The Goods

You Should Ignore the “Amazon’s Choice” Label While Holiday Shopping

Photo illustration of a crossed out Amazon Choice label.
Photo illustration by Slate. Image by Amazon.

It’s that time of year when there’s no shortage of magazines (including Slate!) and Instagram influencers telling you what to buy. Another source of advice is Amazon itself, which appears to highlight recommendations from its vast ocean of stuff through an “Amazon’s Choice” badge. Your “best”-addled brain might be tempted by products with this badge—after all, who better to know what’s good than the purveyor of goods. Don’t do it!

“Amazon Choice” isn’t so much a promise of quality as a marker of popularity—and a faulty one at that. In a number of cases, the Amazon’s Choice label seems to have been affixed with all the care and skill of a robot flinging milk and cereal in the general direction of a bowl.

If you pay attention to it—as I have, in so many hours as a professional human product reviewer—Amazon Choice’s sloppiness becomes apparent. Its product categorizations, for example, often don’t quite make sense: an eyebrow and lash growth serum earned the Amazon’s Choice label in the category of “magnetic eyelashes”—surely someone wanting instant giant lashes would be disappointed with a potion demanding continual use for an eventual result. When I checked the page again a few hours later, the designation had been moved to a set of actual false magnetic eyelashes. While the category was now correct, these lashes had just one review (four stars) and were not available on Amazon Prime. “May arrive after Christmas,” red letters above the buy buttons warned. Hmmm.

In other cases, the category in which an item is “Amazon’s Choice” is so wildly specific as to be meaningless: A card game called Exploding Kittens gets the badge of best product in the category of … “exploding kittens.” The other contenders on that search page are hardly competition: They include games called “Unstable Unicorn,” “Joking Game” as well as an Exploding Kittens expansion pack called Imploding Kittens. Stila Stay All Day Waterproof Liquid Eyeliner is listed as the winner in the category “stila stay all day waterproof liquid eyeliner.”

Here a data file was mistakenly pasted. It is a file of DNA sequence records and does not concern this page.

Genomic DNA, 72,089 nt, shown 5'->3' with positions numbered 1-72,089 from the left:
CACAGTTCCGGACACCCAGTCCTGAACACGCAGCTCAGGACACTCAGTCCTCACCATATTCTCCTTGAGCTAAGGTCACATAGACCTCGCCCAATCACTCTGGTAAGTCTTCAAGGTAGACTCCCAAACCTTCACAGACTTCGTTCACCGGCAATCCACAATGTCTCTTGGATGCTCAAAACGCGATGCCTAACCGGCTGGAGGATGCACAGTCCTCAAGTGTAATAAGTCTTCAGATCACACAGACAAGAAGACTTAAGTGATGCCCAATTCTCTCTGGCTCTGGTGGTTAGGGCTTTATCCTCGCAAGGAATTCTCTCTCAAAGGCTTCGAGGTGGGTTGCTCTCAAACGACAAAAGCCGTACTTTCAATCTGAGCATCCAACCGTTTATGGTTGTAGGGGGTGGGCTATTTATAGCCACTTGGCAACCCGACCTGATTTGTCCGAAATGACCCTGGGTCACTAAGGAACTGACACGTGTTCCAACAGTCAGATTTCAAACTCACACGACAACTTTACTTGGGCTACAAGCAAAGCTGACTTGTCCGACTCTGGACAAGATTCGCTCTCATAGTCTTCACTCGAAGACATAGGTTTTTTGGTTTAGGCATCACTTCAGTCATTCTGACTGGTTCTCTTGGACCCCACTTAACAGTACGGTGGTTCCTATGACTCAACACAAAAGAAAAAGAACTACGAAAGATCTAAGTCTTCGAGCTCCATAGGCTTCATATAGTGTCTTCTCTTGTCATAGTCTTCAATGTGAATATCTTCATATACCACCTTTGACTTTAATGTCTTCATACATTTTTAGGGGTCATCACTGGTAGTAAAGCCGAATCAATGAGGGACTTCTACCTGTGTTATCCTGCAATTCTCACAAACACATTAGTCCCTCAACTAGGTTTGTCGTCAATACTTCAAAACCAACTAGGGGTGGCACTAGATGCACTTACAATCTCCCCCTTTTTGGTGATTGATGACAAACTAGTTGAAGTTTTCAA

In these cases, the label seems like a way to make random (if well-rated) things look enticing, rather than signifying an intentional recommendation of a genuinely good product compared to the other things on offer. In at least one case, the Amazon Choice badge was affixed to something outright dangerous: “Humble’s Miracle Solution A Mineral,” was, at one time, Amazon’s Choice in a category that began “jim humble mms miracle mineral.” Banned in Canada, it’s a bogus and harmful “treatment” for autism and HIV/AIDS, and was removed from Amazon entirely after the Daily Beast inquired as to why it bore Amazon’s endorsement.

Amazon won’t share exactly how they make the Amazon’s Choice selections with me or other product review professionals who have questioned the badge’s utility and framing. In response to my request for comment, they said it’s based on “popularity, rating and reviews, price, shipping speed and more,” suggesting that there’s some sort of algorithm behind it. (Given the mishaps mentioned above, it seems clear there isn’t much human curation.)

And yet, the Amazon’s Choice badge tries to impose a sense of editorial order—it guides you from a sprawling list of search results to something that was picked, cutting out the decision fatigue of shopping, making sure you purchase something instead of getting overwhelmed and wandering away without spending money. It seems more authoritative than a Best-seller or Amazon Charts badge—both of which are earned based on more straightforward numbers. But it is ultimately less useful than either of those—it’s just a loose label that alerts you to items that are popular for a vague mash-up of reasons. You’re probably better off spending a few minutes reading the reviews.